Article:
Near-Field Optical Drilling of Sub-λ Pits in Thin Polymer Films

21 Aug 2017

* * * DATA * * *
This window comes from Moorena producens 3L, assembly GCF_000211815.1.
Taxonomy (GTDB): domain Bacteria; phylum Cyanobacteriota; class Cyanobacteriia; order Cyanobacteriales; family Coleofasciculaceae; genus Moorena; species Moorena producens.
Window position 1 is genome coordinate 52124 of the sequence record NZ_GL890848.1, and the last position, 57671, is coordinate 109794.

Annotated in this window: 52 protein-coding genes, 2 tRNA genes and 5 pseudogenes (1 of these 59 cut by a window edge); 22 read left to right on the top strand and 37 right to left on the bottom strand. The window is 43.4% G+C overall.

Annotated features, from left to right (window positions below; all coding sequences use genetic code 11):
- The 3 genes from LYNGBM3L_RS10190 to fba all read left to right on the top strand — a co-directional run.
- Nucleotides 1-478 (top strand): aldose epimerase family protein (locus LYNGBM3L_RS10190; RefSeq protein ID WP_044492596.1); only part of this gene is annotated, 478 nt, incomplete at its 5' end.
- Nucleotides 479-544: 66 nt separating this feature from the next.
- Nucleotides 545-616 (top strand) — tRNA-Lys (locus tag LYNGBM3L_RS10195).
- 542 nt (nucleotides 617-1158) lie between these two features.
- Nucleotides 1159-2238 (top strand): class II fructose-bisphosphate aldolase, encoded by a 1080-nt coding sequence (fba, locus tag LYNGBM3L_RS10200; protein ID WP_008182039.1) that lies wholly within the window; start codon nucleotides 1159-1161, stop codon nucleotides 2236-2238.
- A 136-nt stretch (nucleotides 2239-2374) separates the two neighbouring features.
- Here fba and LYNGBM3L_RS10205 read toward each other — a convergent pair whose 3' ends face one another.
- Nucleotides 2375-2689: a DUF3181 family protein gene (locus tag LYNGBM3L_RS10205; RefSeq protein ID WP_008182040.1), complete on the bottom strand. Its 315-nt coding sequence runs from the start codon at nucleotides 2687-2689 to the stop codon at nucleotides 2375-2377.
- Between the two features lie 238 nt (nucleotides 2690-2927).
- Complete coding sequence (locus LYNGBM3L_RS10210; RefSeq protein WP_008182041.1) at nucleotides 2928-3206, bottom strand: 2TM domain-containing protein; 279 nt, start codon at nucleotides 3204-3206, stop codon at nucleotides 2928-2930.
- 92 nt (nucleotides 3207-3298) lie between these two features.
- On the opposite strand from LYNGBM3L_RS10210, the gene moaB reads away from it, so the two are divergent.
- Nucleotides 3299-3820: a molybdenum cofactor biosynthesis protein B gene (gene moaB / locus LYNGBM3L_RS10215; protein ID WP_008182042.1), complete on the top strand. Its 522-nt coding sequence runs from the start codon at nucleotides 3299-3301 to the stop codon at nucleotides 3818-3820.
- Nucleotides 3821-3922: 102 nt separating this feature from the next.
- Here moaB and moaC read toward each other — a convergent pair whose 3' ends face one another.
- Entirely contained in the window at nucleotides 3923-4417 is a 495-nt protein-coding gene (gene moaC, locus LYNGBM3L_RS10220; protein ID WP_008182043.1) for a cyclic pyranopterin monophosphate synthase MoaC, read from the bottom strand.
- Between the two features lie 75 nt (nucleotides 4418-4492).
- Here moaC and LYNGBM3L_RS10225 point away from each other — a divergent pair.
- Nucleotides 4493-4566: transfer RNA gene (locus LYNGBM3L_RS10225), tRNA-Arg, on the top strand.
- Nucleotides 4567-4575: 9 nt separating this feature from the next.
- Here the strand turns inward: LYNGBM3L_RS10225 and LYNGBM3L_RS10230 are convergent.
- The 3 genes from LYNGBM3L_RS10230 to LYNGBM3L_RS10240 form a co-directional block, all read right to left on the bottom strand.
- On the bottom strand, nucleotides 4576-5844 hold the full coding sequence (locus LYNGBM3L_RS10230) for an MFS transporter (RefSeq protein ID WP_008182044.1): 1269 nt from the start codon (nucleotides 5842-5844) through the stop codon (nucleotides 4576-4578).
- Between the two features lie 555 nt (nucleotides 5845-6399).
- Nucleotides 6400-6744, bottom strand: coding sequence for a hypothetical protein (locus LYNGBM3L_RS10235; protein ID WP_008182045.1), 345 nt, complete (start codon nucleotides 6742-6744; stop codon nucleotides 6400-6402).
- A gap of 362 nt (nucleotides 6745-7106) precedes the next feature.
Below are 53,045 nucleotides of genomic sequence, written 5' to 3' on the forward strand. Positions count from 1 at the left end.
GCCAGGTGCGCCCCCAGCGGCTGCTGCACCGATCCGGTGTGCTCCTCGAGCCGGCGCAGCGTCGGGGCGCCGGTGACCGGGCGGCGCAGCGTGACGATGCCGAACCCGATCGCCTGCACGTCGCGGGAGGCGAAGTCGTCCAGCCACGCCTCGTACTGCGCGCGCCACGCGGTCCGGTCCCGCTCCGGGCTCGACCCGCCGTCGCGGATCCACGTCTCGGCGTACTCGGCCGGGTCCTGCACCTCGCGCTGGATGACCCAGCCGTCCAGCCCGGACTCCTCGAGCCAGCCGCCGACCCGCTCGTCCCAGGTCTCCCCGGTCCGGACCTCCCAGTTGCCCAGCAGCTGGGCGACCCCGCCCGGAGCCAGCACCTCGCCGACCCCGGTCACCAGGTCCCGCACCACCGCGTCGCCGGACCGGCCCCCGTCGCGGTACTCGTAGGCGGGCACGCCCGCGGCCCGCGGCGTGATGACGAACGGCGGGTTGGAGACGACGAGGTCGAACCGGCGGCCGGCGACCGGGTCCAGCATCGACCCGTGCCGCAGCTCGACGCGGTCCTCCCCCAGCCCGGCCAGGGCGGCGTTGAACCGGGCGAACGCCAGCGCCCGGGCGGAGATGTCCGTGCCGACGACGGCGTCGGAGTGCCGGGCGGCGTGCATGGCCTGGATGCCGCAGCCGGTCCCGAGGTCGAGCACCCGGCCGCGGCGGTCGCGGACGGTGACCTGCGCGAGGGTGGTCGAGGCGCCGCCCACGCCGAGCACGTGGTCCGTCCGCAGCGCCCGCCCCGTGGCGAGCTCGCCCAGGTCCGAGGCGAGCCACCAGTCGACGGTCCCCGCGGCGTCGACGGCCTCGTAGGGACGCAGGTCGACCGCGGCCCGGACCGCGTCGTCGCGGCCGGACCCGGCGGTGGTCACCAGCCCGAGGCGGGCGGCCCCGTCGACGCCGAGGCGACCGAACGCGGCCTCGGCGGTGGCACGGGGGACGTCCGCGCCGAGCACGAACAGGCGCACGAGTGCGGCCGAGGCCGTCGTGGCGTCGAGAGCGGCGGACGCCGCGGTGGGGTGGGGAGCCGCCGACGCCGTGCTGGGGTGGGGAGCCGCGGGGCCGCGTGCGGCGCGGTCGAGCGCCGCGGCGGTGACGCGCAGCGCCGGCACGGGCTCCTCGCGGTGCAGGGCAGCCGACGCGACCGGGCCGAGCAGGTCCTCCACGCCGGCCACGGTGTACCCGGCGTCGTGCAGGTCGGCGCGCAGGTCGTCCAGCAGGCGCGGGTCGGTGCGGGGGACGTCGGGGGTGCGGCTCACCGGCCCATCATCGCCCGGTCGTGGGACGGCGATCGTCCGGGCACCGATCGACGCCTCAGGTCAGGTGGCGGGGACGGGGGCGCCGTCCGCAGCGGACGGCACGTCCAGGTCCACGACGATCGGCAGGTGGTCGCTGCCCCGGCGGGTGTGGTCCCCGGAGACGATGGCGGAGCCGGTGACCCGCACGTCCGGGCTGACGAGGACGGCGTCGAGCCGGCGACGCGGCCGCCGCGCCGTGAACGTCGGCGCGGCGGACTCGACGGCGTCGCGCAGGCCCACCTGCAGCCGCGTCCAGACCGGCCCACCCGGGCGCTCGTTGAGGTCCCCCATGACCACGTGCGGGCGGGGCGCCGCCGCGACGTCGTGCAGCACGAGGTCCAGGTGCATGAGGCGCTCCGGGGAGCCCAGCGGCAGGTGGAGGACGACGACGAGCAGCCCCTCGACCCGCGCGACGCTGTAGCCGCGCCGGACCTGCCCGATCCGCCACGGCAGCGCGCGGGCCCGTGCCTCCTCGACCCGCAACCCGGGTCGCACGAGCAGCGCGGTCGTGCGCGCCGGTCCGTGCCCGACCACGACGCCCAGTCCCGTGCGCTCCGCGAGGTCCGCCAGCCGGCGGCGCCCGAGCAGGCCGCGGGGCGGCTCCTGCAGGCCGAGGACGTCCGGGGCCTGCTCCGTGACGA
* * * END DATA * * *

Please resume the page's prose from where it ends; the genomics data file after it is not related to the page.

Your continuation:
Under UV illumination, polymer films can undergo chain scission and contract. Using this effect, tightly focused laser light is shown to develop runaway near-field concentration that drills sub-100 nm pits through a thin film. This subwavelength photolithography can be controlled in real time by monitoring laser scatter from the evolving holes, allowing systematic control of the void diameter. Our model shows how interference between the substrate and film together with near-field focusing by the evolving crevice directs this formation and predicts minimum pit sizes in films of 100 nm thickness on gold substrates. The smallest features so far are 60 nm diameter pits using 447 nm light focused onto polystyrene through a ×100 objective (NA = 0.8). Such arrays of pits can be easily used as masks for fabricating more complex nanostructures, such as plasmonic nanostructures and biomicrofluidic devices. This demonstration shows the potential for harnessing near-field feedback in optical direct-writing for nanofabrication.